The views of this group are echoed by other ethnic armies in Myanmar, which have also resisted the military regime’s demands to disarm, transfer their fighters to a government-run Border Guard Force (BGF) and join the political process.
The State Peace and Development Council (SPDC), as the junta calls itself, has failed to assert its control over the ethnic groups but wants to claim the entire country is behind its elections, a date for which has not yet been set.
The polls have already been derided as a sham by critics. They say the generals, who ignored the result of the 1990 elections, will continue to wield power from behind the scenes.
But after years of bloody conflict and deep distrust, the junta’s pledges of autonomy in return for their cooperation ring hollow and have cut little ice among these ethnic groups.
“We cannot work with the SPDC, we are their enemies,” Yawdmuang said. “We are prepared to talk but the SPDC cannot accept our proposal. They say we must lay down our weapons, nothing else.”
Huge crowds of Shan people gathered on a remote mountain plateau to watch well-trained and disciplined troops celebrate the state’s 63rd National Day on February 7 with a parade of pomp and military might to rival the junta’s vast “Tatmadaw” armed forces.
The Shan accept their refusal to play ball with Myanmar’s stubborn generals could lead to an all-out conflict with the Tatmadaw, which has so far convinced, or forced, six smaller armed groups to join their BGF.
Compared with mainstream Myanmar people, the Shan say they have their freedom and enjoy their self-sufficient existence, trading with other groups and neighboring countries and running their own communities with farms, schools, and hospitals.
They are not prepared to give that up.
“We’ve been fighting for our independence for more than 50 years and we won’t stop until we win,” said Lieutenant-General Yawd Serk, the long-serving chief of the Shan State Army (SSA).
“We will try to negotiate. But if this fails, we have no other option than to settle this with military means.”
Analysts and diplomats say the biggest hurdle preventing the junta from seizing control is the neighboring United Wa State Army, a battle-hardened force dismissed as warlords and drugs barons by the United States.
Once backed by China, the Wa has an estimated 36,000 troops with arms funded by revenues generated from the sale of opium used to make heroin. Analysts say a conflict with the Wa, whose territory borders Myanmar’s key economic ally, China, could be protracted and bloody and would spark a refugee crisis.
The Wa have long been in conflict with other ethnic groups but with the junta’s mooted February 28 disarmament deadline approaching, the far smaller SSA now faces a big dilemma.
Despite its strict anti-narcotics stance, it realizes it needs to bury the hatchet and form an alliance with the Wa — or face the full force of the Myanmar army alone.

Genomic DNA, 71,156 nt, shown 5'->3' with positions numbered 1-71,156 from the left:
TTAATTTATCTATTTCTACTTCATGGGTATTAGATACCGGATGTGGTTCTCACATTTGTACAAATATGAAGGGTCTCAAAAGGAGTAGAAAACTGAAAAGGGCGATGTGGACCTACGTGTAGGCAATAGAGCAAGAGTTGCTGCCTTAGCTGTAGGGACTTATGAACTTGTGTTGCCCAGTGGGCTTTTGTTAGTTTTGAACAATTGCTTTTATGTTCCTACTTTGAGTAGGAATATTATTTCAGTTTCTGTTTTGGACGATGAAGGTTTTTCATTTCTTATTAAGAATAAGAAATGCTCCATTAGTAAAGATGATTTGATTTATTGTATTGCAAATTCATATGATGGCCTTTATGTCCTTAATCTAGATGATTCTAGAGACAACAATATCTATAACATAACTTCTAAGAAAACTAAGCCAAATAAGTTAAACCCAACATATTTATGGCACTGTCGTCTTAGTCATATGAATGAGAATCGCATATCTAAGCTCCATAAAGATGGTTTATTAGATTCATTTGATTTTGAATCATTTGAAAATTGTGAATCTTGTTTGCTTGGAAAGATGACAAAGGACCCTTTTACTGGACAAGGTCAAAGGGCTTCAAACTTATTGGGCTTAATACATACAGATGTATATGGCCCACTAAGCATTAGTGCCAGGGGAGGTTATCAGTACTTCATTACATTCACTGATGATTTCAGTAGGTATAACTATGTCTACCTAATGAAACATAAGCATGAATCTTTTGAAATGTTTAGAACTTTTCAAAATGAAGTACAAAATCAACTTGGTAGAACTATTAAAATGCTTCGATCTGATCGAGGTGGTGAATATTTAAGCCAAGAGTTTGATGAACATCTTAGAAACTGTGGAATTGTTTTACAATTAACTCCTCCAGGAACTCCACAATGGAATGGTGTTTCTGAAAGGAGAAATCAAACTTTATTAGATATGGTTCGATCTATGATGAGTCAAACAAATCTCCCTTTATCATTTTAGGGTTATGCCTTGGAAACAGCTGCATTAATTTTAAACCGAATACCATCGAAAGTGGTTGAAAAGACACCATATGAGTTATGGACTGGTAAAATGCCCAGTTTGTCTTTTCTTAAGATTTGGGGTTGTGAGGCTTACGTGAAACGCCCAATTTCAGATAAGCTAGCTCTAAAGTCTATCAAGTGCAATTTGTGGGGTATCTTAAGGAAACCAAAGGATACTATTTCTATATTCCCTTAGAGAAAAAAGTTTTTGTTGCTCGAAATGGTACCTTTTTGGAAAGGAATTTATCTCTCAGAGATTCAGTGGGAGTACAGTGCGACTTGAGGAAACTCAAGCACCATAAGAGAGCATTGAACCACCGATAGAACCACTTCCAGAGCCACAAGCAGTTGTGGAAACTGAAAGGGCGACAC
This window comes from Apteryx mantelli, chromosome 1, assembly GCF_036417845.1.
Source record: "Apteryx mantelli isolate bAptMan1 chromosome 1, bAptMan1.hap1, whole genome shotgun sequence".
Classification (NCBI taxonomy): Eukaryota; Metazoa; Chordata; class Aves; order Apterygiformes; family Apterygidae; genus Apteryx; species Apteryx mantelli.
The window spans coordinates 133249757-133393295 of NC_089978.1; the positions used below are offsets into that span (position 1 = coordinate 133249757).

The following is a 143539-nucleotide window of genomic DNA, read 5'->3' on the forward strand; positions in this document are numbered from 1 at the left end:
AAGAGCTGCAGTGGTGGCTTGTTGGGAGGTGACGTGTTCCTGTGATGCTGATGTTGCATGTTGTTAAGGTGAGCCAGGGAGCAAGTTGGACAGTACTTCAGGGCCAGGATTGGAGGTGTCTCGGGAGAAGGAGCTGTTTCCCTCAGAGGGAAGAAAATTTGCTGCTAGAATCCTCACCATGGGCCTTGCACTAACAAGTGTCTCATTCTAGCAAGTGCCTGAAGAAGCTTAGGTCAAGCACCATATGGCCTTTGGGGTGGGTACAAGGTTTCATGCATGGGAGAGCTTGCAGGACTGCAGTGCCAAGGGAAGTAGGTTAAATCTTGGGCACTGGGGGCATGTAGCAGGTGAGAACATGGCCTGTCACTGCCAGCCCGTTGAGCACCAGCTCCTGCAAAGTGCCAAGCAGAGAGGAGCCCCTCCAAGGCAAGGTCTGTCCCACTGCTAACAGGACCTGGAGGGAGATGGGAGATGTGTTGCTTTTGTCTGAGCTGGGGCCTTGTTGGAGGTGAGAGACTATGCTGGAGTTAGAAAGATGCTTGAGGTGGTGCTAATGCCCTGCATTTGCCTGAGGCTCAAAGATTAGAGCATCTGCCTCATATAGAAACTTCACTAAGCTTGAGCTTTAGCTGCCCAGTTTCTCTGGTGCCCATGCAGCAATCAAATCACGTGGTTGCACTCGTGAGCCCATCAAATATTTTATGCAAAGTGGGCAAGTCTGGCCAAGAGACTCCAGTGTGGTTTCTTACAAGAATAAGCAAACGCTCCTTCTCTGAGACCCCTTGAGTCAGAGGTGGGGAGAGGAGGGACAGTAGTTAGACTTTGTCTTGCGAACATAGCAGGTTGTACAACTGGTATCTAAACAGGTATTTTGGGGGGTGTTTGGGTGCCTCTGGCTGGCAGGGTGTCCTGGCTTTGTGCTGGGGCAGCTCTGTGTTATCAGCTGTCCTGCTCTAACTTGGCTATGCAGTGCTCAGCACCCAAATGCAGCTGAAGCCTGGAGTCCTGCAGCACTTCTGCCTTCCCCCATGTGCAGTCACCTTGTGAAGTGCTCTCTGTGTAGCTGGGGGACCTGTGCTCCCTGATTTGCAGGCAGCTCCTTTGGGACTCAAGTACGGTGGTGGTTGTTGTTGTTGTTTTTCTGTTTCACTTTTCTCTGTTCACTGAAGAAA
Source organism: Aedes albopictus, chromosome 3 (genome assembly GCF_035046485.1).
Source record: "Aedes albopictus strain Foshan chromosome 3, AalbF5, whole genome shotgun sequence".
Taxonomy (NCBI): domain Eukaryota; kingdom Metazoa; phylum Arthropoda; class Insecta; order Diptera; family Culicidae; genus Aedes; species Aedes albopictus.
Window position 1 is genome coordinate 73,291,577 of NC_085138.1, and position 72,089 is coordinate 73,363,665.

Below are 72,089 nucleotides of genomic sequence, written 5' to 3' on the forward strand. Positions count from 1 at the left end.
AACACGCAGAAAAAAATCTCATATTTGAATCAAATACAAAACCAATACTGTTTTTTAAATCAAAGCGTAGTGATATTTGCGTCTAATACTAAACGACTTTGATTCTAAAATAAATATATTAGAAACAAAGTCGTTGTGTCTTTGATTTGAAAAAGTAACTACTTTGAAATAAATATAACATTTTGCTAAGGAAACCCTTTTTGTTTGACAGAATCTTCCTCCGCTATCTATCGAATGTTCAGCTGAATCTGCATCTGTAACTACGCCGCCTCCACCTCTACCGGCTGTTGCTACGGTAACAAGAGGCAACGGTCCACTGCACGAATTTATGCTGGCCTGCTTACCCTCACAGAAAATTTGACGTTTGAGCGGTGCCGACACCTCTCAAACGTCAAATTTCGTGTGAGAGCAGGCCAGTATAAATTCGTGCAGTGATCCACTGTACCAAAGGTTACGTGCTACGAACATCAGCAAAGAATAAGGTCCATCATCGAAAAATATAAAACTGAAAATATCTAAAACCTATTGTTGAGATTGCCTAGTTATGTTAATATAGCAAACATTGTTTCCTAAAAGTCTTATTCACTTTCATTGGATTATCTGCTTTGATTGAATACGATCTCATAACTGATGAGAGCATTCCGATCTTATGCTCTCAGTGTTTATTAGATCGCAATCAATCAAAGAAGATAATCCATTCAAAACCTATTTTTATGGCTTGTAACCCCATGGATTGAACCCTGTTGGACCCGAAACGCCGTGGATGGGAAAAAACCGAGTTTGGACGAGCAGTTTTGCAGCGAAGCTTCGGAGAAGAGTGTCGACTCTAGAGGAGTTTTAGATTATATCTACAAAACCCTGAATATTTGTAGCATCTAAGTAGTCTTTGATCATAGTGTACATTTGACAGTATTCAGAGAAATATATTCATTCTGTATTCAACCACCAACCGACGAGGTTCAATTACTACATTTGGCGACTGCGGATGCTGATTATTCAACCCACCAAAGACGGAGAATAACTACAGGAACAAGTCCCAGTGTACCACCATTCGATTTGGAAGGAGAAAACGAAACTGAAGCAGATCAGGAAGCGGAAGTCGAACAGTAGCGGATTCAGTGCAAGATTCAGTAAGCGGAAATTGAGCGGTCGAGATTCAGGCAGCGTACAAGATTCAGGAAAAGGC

“The junta is their enemy, it is our enemy and to survive against them, we must have unity,” Yawdmuang said.
“Our aims are the same, we can work together. We can let bygones be bygones if the Wa accept our anti-narcotics policy.
“But if they don’t accept it, we cannot have unity,” he said.
(Writing by Martin Petty in Bangkok; Editing by Jason Szep)
At her Thai border clinic, Cynthia Maung treats victims of war from her native Burma – Tibor Krausz
Christian Science Monitor: Tue 9 Feb 2010
Dr. Cynthia Maung escaped from Burma two decades ago and now trains others at her clinic in Thailand to help refugees from the violence in her homeland. Mae Sot, Thailand – After two decades, the ramshackle scrap-wood hut here that Cynthia Maung turned into a temporary clinic for destitute refugees is still in use.
She found shelter in the Thai border town of Mae Sot herself as a refugee in 1989, following the Burmese junta’s brutal crackdown on pro-democracy demonstrations the previous year. She’d fled through land-mine-infested jungles from the region of eastern Burma (Myanmar) where she’d worked as a village doctor among the indigent hill tribes.
Appalled by the misery of impoverished Burmese exiles in Thailand, Dr. Maung set up a free clinic for them. She scrounged medicine from foreign aid agencies and used a rice cooker to sterilize her instruments in boiling water.
She expected to go home within months.
Twenty years later, like hundreds of thousands of other Burmese migrants, Maung remains illegally in Thailand, living within sight of a homeland to which she can’t return.
Yet she hasn’t been idle. Her former clinic now houses volunteer medics and stands beside several concrete-block buildings with corrugated iron roofs in the self-contained leafy squatters’ village that has grown up around it.
Her Mae Tao Clinic today boasts a trauma unit, a laboratory, and several patient wards, where emaciated men and women lie wrapped in their longyis, or Burmese sarongs, on simple wooden trestles covered with linoleum and bamboo mats. Relatives hold vigils by their sides, performing simpler nursing duties.
The conditions may not be ideal, yet Maung’s clinic saves lives and limbs daily by providing treatment to those who couldn’t get it anywhere else. “People come here with a lot of pain and suffering,” she says. “Some of them arrive on their last legs in search of help.”
“Dr. Cynthia,” as the ethnic Karen physician is known here, is an unassuming woman who shuns jewelry and cosmetics, even the beige ground-bark paste that Burmese women smear on their cheeks. Dressed simply without a white coat or stethoscope, she mingles among patients with casual familiarity. A mother of four, she lives at the clinic with her family. She has adopted two of her children from its Bamboo Children’s Home orphanage.